FLICKING THROUGH Helena Morrissey’s CV, it would be difficult for even the biggest overachievers not to be intimidated. The 45-year old Cambridge graduate is chief executive officer of a high-profile investment management company and an ambassador for increasing female boardroom representation through her 30% Club. But perhaps the most daunting thing is she has managed to achieve all this while juggling the pressures of raising nine children.
However, in person, Morrissey is anything but intimidating. Perhaps her sympathy towards journalists stems from the fact she is married to one. Her husband Richard was a financial journalist before he took the decision to stay at home to look after their children, aged three to 21.
The hardest time
Morrissey joined Newton from Schroders, where she started her career as a bond manager including a period at the firm’s New York office. She was quickly promoted to head of the bond desk at the age of 28, but was passed over for promotion and this prompted her to leave and join Newton.
Six years after joining Newton, she was asked to become CEO. This part of her career would prove her most challenging yet as she battled the difficulties of taking on a new role amid a tough market environment prompted by the bursting of the dotcom bubble. Newton had also been recently bought out by multi-boutique firm Mellon (now known as BNY Mellon), just prior to her appointment as CEO.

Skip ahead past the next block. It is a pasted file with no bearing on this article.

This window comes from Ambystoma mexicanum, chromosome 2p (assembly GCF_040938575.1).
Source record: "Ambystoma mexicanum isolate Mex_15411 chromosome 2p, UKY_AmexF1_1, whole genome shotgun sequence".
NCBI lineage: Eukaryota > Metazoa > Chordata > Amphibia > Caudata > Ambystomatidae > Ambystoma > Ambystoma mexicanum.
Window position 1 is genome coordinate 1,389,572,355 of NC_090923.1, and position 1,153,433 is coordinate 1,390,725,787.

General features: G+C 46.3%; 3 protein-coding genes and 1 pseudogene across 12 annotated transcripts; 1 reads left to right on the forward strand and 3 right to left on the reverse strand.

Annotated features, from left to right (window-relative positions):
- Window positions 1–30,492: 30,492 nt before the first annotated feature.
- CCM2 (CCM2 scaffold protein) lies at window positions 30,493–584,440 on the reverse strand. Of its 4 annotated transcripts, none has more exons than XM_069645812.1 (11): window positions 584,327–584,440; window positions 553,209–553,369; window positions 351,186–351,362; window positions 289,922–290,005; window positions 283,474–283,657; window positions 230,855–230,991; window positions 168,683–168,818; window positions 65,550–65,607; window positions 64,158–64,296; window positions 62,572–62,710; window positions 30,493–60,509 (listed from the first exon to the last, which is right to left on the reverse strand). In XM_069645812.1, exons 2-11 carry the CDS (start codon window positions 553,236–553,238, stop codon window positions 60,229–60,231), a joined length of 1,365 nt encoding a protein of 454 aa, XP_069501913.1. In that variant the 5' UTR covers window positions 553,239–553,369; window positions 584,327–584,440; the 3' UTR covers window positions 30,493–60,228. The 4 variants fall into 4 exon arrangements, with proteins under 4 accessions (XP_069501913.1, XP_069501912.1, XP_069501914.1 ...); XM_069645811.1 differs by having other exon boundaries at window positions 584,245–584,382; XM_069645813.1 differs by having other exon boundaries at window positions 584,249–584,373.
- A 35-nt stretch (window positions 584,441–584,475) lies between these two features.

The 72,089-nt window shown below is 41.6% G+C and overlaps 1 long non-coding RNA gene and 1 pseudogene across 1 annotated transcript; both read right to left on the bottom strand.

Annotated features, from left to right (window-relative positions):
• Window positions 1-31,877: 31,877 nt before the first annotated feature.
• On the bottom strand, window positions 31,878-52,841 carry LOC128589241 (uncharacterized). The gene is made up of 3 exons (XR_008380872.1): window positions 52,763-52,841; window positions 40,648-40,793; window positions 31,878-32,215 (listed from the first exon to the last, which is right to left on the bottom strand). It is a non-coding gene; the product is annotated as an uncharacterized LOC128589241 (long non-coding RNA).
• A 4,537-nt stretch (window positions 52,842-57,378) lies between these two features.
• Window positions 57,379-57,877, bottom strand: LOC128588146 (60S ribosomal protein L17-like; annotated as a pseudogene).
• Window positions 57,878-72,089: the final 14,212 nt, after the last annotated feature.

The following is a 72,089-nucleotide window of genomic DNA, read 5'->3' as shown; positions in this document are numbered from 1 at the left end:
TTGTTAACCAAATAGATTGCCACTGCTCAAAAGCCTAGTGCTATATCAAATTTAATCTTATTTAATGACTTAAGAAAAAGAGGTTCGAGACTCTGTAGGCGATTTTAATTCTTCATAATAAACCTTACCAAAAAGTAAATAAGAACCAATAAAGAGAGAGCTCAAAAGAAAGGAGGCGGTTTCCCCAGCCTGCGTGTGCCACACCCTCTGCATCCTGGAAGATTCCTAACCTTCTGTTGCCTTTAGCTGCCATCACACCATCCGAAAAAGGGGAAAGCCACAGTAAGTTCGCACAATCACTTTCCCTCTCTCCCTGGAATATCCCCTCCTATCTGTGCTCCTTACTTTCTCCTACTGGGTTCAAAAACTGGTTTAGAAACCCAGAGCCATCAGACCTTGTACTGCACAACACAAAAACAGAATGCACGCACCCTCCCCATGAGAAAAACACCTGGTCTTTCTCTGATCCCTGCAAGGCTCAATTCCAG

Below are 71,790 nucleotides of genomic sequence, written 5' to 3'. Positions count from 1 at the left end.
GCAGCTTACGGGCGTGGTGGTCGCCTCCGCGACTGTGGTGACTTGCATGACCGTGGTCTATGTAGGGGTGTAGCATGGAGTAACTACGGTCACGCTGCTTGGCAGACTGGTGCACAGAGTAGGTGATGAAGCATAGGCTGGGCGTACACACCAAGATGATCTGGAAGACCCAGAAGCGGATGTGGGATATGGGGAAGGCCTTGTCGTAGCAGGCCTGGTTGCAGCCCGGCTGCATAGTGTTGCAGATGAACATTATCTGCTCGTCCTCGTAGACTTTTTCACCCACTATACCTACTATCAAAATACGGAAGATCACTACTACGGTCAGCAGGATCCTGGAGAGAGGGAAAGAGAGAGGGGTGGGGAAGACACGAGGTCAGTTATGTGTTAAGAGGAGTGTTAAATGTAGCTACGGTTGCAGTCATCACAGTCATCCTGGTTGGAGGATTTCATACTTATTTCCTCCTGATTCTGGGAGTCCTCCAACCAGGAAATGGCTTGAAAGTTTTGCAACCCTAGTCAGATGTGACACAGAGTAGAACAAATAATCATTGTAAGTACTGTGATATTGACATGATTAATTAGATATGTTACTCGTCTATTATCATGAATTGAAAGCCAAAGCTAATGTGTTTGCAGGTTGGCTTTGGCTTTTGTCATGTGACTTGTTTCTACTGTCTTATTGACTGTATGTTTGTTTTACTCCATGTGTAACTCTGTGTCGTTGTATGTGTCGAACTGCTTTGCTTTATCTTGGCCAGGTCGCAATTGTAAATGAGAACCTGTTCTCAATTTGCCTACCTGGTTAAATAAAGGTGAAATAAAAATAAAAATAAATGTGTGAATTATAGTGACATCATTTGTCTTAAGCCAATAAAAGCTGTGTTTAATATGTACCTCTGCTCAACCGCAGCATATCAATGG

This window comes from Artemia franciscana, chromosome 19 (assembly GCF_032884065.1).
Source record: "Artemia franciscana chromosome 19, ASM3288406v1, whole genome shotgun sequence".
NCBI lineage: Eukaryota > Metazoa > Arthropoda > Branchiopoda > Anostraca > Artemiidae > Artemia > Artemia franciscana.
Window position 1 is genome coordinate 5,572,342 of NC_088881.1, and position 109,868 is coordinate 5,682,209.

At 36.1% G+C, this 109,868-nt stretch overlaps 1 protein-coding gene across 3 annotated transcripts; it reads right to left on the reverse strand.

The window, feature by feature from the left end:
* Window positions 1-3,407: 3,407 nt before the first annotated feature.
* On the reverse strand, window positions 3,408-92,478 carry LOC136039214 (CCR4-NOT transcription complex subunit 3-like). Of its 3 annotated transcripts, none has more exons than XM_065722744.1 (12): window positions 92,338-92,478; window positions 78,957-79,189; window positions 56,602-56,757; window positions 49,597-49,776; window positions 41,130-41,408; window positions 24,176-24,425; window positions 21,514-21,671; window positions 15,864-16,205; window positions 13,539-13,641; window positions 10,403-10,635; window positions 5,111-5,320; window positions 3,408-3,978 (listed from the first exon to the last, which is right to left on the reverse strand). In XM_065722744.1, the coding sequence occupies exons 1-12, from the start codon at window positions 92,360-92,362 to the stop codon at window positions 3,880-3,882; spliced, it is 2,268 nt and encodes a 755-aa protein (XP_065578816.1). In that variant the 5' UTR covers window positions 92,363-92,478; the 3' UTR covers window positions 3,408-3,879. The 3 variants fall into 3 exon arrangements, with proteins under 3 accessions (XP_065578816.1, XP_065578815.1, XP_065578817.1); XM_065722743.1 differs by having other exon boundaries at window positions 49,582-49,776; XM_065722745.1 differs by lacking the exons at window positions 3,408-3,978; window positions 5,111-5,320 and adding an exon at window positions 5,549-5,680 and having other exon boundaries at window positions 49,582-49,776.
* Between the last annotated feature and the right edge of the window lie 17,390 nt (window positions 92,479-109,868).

“No-one sits you down and says this what the CEO does,” said Morrissey. “The hardest time was right at the start. I had been a fund manager but I was not expected, including by myself, to become a CEO. At the time, the dotcom bubble had just burst, clients and consultants were concerned about the new ownership structure and we had lost some fund managers and some of the management team,” said Morrissey.
“There were lots of silent voices out there saying you must run hedge funds or 130/30 funds – the current vogue at the time. But I realised the reason I took the job was Newton had something worth fighting for. It took four years before we were back on any consultant’s buy list – you had to be patient – as there was lots of noise around us. I remember talking to one journalist and the insinuation was: ‘Would we even survive?’ It did feel very much touch and go, but I never lost confidence that we would pull through,” she added.
After the buy-out, Morrissey was keen for Newton to retain its own identity, adding there is little interaction or rivalry with the other boutiques.